The Walking Dead/AMC

Study calls for international action to prevent a 'zombie apocalypse'

The lighter side of infectious diseases research.

PETER DOCKRILL
16 DEC 2015
 

Zombies aren't real, and that's a really good thing. Because if they were real, we wouldn't stand a chance against them, according to a new tongue-in-cheek study published in the Christmas issue of The British Medical Journal (BMJ).

Tara Smith, a researcher at Kent State University, has summarised the epidemiology and pathology of zombie infections from the available source data (largely horror movies and comic books, but also real-world academic literature on the topic) and concluded that we need to act now as a unified global community to tackle this pressing 'health crisis'.

 

"The documented rise of multiple zombie pathogens should be a wake-up call to the international community that we need additional funding and cooperation among scientists and government officials to tackle the looming threat of apocalyptic disease," writes Smith, who in addition to her day job as an infectious diseases researcher is also a member of the Zombie Research Society (yes, such a club exists).

Zombies, she says, have been traced back as far as the 1500s, and go by a number of different names, such as walkers, Zed, Zs, biters, and stiffs, among others. Though the definition of zombie has changed over time, the classical criteria are: a reanimated human corpse, which is relentlessly aggressive, biologically infected, and infectious.

"Although reanimated zombies have been documented for potentially millennia, rage zombies seem to be a more recent phenomenon," Smith notes, which ultimately culminated in attacks that led to the fictionalised quarantine of Britain in 2002 (which some of you may recall from 28 Days Later).

"Symptoms of infection tend to be fairly uniform, regardless of the nature of the pathogen, but the incubation period is highly variable, with time to development of symptoms ranging from seconds to hours or days," writes Smith. "Infected people may clinically die and reanimate, or they may remain alive but with the same aggressive tendencies and taste for human flesh as reanimated zombies."

Zombie outbreaks are primarily transmitted by bites delivered by zombies, but insect vectors, animal-based infections, and weaponised zombie pathogens have all been reported in the past.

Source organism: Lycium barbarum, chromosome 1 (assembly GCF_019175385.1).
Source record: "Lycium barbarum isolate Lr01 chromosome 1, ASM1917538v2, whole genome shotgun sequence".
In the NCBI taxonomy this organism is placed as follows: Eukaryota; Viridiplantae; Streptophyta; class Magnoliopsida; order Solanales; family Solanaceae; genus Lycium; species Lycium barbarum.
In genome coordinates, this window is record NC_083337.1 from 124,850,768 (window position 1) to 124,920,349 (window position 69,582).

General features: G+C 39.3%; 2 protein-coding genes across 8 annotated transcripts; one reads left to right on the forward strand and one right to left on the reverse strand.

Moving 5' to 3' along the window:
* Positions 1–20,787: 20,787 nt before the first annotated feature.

"Because of the rapid onset of zombie outbreaks and their society-destroying characteristics, prevention and treatment are largely unexplored," writes Smith. "Severing the bitten area from the body has proved successful in some cases but is not universally preventative, and it is sometimes impossible owing to bite location or the speed of viral incubation."

Another problem is prevention, according to Smith, who says further research into medications that could help stop people turning into zombies is sorely needed.

"Vaccines have been difficult to study because of the associated cost and the inadequacy of many laboratories to provide proper containment of zombie pathogens or infected zombies, as well as the diversity of zombifying agents," she writes. "Vaccine hesitancy may make it difficult to achieve society-wide uptake of a zombie vaccine. Even if an effective treatment were developed, it may need to be taken perpetually to prevent the affected person from reverting to zombiism."

As part of the Zombie Research Society, Smith and her fellow members help educate the public about all things undead and shuffling. "We give talks around the country about scientific issues – tied into zombies," she told Rachel Feltman of The Washington Post. "It's a way to bring attention to these subjects that otherwise might not seem interesting. In my case, it's infectious disease."

But while Smith's paper is all in the name of good fun, her eerily realistic assessment of the theoretical threats posed by zombie outbreaks are not a million miles from the language used to discuss actual pandemics – and if that can get people to think more about the transmissibility and risks of actual pathogens, all the better.

"Of course, [Ebola in West Africa] came out of nowhere, in urbanised areas where it has never been seen before," said Smith. "But we had pretty terrible communications globally – a lot of hype and a lot of misunderstanding. And that was really isolated in just West Africa. If we had something like that but it was globally spread, we'd really be in trouble."

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